In yesterday's NYT magazine, Bill Keller papers over a dark chapter for journalism and the NYT: the WMD craze, which was the Bush Administration's pretext for the Iraq war:
The remedy for bad journalism is more and better journalism. Reporters at The Times made amends for the credulous prewar stories with investigations of the bad intelligence and with brave, relentless and illuminating coverage of the war and occupation. But what The Times writes casts a long shadow.
Let's rewind the clock to when the shadow was cast. Here's Jack Shafer in May of 2003, commenting on the announcement that the CIA was reassessing it's faulty prewar intelligence on WMD's:
If the government must re-examine whether data may have been "manipulated" to support the war, surely the New York Times should conduct a similar postwar inventory of its primary WMD reporter, Judith Miller. In the months running up to the war, Miller painted as grave a picture of Iraq's WMD potential as any U.S. intelligence agency, a take that often directly mirrored the Bush administration's view. Now, thanks to the reporting of the Washington Post's Howard Kurtz, we understand why Miller and the administration might have seen eye-to-eye on Iraq's WMD. On the same day as the Times editorial appeared, Kurtz reproduced an internal Times e-mail in which Miller described Ahmad Chalabi, the controversial Iraq leader, former exile, and Bush administration fave, as one of her main sources on WMD. "[Chalabi] has provided most of the front page exclusives on WMD to our paper," Miller e-mailed Times Baghdad bureau chief John Burns. Miller added that the MET Alpha"”a military outfit searching for WMD after the invasion"”"is using Chalabi's intell and document network for its own WMD work." The failure of "Chalabi's intell" to uncover any WMD has embarrassed both the United States and Miller. As noted previously in this column, she oversold the successes of the post-invasion WMD search.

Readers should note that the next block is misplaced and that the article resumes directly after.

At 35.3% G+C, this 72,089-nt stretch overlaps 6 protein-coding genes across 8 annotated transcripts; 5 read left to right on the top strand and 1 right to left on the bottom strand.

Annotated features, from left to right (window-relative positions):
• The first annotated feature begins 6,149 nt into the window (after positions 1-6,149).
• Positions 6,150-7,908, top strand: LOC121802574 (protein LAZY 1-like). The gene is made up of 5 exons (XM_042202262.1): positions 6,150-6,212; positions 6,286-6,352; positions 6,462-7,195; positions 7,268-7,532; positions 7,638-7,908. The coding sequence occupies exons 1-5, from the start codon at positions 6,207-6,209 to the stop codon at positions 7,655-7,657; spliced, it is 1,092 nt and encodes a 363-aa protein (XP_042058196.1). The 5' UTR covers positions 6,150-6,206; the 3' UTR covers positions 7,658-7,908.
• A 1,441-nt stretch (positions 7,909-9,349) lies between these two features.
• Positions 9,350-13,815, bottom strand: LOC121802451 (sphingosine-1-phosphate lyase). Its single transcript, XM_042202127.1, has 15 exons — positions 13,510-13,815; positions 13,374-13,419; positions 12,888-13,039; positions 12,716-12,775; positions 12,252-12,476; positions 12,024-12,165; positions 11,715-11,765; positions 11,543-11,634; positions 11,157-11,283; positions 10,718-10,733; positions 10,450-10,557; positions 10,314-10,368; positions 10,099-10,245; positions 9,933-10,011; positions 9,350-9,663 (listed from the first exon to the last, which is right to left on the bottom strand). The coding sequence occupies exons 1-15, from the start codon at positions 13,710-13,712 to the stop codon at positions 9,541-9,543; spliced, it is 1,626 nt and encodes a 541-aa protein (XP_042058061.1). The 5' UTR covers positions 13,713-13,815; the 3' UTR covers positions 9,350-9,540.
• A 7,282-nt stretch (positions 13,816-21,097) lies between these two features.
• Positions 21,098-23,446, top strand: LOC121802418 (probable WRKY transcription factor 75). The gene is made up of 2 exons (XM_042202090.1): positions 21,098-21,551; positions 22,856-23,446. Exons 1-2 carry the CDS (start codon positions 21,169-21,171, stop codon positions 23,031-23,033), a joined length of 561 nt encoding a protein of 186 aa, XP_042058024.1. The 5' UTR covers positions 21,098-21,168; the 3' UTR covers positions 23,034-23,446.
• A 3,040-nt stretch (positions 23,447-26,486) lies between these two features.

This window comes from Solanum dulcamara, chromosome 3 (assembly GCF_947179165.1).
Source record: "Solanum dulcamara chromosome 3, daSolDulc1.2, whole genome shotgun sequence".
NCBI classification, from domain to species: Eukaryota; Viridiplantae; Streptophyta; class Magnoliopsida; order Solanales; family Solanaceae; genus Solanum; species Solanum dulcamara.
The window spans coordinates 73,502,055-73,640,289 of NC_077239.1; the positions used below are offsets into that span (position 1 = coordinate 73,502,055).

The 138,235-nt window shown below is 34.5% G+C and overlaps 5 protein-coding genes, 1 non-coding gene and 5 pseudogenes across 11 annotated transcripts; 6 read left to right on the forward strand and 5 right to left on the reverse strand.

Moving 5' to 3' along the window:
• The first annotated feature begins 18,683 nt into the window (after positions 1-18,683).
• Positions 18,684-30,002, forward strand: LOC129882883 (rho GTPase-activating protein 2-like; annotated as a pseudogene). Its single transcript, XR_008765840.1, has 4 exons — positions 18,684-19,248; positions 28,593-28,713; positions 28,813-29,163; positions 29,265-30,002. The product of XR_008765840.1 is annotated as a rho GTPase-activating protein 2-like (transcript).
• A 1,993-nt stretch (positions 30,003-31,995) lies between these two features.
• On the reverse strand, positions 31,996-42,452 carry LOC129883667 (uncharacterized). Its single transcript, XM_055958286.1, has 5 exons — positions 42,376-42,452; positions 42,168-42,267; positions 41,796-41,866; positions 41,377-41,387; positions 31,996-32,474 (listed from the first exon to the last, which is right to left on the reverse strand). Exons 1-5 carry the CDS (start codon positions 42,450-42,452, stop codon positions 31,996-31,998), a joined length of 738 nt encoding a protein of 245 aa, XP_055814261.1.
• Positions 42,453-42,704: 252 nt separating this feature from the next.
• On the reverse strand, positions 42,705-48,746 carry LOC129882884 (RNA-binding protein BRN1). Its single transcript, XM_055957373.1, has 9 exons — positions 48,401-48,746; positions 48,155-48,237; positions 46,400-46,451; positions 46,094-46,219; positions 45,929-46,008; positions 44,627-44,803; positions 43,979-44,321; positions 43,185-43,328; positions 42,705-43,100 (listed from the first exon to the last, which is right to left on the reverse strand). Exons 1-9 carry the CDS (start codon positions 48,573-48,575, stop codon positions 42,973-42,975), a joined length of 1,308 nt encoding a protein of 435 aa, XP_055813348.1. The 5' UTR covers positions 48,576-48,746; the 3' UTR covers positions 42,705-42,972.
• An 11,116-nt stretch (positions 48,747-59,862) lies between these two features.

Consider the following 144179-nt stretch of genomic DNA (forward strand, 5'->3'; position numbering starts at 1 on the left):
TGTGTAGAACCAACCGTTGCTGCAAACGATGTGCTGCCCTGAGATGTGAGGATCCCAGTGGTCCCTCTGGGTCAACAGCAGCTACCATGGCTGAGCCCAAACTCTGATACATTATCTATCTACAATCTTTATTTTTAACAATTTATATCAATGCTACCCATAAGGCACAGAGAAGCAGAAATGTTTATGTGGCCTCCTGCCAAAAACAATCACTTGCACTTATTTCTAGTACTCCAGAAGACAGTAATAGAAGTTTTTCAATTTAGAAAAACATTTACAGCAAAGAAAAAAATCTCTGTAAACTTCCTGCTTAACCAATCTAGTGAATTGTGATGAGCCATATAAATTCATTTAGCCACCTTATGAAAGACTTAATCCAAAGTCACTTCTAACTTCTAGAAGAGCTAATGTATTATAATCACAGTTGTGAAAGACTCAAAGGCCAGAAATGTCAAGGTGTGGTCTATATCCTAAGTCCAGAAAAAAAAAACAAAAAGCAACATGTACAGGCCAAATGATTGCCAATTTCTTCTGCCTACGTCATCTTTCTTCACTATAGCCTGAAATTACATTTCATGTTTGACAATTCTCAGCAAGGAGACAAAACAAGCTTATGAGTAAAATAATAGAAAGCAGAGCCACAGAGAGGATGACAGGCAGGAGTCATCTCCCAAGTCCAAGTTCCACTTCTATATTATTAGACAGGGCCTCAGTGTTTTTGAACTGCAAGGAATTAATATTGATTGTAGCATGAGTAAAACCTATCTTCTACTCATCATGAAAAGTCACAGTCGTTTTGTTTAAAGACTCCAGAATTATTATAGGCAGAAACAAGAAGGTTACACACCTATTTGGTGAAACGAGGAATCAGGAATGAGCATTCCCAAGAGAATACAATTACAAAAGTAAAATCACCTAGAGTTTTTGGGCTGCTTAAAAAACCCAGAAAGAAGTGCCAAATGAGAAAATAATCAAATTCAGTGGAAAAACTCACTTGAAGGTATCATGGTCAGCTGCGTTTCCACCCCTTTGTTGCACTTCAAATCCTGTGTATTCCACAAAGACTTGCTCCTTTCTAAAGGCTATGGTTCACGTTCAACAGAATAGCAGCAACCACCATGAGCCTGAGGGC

If you want to know more, Michael Massing's account in 2004 is definitive and essential. Here he is on the larger failing of journalists back then:
In the period before the war, US journalists were far too reliant on sources sympathetic to the administration. Those with dissenting views"”and there were more than a few"”were shut out. Reflecting this, the coverage was highly deferential to the White House. This was especially apparent on the issue of Iraq's weapons of mass destruction"”the heart of the President's case for war. Despite abundant evidence of the administration's brazen misuse of intelligence in this matter, the press repeatedly let officials get away with it. As journalists rush to chronicle the administration's failings on Iraq, they should pay some attention to their own.
By the time they did, it was too late. The rest is history. Or as Keller puts it, a "long shadow."